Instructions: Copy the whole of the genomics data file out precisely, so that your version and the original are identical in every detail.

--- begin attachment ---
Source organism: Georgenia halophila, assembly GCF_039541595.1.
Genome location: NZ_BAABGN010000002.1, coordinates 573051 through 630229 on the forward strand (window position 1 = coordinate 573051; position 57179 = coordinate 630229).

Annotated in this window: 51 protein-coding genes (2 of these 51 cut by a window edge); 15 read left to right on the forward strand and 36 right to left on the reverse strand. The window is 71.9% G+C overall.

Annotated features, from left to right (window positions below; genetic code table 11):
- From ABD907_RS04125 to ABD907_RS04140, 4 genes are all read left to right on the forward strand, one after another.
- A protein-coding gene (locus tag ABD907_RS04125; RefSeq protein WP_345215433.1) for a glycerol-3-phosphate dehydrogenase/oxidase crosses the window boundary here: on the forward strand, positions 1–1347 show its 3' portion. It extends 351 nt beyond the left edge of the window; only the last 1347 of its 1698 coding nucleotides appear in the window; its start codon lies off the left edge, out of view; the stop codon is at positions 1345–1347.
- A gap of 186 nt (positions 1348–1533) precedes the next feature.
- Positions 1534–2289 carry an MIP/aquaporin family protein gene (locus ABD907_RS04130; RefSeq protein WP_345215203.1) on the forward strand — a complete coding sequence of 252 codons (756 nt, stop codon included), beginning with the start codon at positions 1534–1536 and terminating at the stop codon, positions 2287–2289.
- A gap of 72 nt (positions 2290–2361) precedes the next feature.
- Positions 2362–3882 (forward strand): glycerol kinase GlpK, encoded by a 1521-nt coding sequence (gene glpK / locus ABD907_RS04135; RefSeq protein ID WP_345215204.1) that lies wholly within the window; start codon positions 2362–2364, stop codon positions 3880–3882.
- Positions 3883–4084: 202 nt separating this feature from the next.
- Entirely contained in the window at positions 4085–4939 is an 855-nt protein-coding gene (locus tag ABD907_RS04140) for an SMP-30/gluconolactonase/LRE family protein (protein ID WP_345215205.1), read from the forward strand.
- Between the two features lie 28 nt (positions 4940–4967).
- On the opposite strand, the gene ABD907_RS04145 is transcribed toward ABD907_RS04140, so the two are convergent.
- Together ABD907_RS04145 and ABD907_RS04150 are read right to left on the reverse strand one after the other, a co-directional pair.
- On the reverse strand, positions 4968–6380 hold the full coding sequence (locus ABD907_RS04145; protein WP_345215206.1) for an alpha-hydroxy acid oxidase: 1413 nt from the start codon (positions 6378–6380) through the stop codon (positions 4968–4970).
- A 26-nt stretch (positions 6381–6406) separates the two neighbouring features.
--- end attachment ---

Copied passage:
Source organism: Georgenia halophila, assembly GCF_039541595.1.
Genome location: NZ_BAABGN010000002.1, coordinates 573051 through 630229 on the forward strand (window position 1 = coordinate 573051; position 57179 = coordinate 630229).

Annotated in this window: 51 protein-coding genes (2 of these 51 cut by a window edge); 15 read left to right on the forward strand and 36 right to left on the reverse strand. The window is 71.9% G+C overall.

Annotated features, from left to right (window positions below; genetic code table 11):
- From ABD907_RS04125 to ABD907_RS04140, 4 genes are all read left to right on the forward strand, one after another.
- A protein-coding gene (locus tag ABD907_RS04125; RefSeq protein WP_345215433.1) for a glycerol-3-phosphate dehydrogenase/oxidase crosses the window boundary here: on the forward strand, positions 1–1347 show its 3' portion. It extends 351 nt beyond the left edge of the window; only the last 1347 of its 1698 coding nucleotides appear in the window; its start codon lies off the left edge, out of view; the stop codon is at positions 1345–1347.
- A gap of 186 nt (positions 1348–1533) precedes the next feature.
- Positions 1534–2289 carry an MIP/aquaporin family protein gene (locus ABD907_RS04130; RefSeq protein WP_345215203.1) on the forward strand — a complete coding sequence of 252 codons (756 nt, stop codon included), beginning with the start codon at positions 1534–1536 and terminating at the stop codon, positions 2287–2289.
- A gap of 72 nt (positions 2290–2361) precedes the next feature.
- Positions 2362–3882 (forward strand): glycerol kinase GlpK, encoded by a 1521-nt coding sequence (gene glpK / locus ABD907_RS04135; RefSeq protein ID WP_345215204.1) that lies wholly within the window; start codon positions 2362–2364, stop codon positions 3880–3882.
- Positions 3883–4084: 202 nt separating this feature from the next.
- Entirely contained in the window at positions 4085–4939 is an 855-nt protein-coding gene (locus tag ABD907_RS04140) for an SMP-30/gluconolactonase/LRE family protein (protein ID WP_345215205.1), read from the forward strand.
- Between the two features lie 28 nt (positions 4940–4967).
- On the opposite strand, the gene ABD907_RS04145 is transcribed toward ABD907_RS04140, so the two are convergent.
- Together ABD907_RS04145 and ABD907_RS04150 are read right to left on the reverse strand one after the other, a co-directional pair.
- On the reverse strand, positions 4968–6380 hold the full coding sequence (locus ABD907_RS04145; protein WP_345215206.1) for an alpha-hydroxy acid oxidase: 1413 nt from the start codon (positions 6378–6380) through the stop codon (positions 4968–4970).
- A 26-nt stretch (positions 6381–6406) separates the two neighbouring features.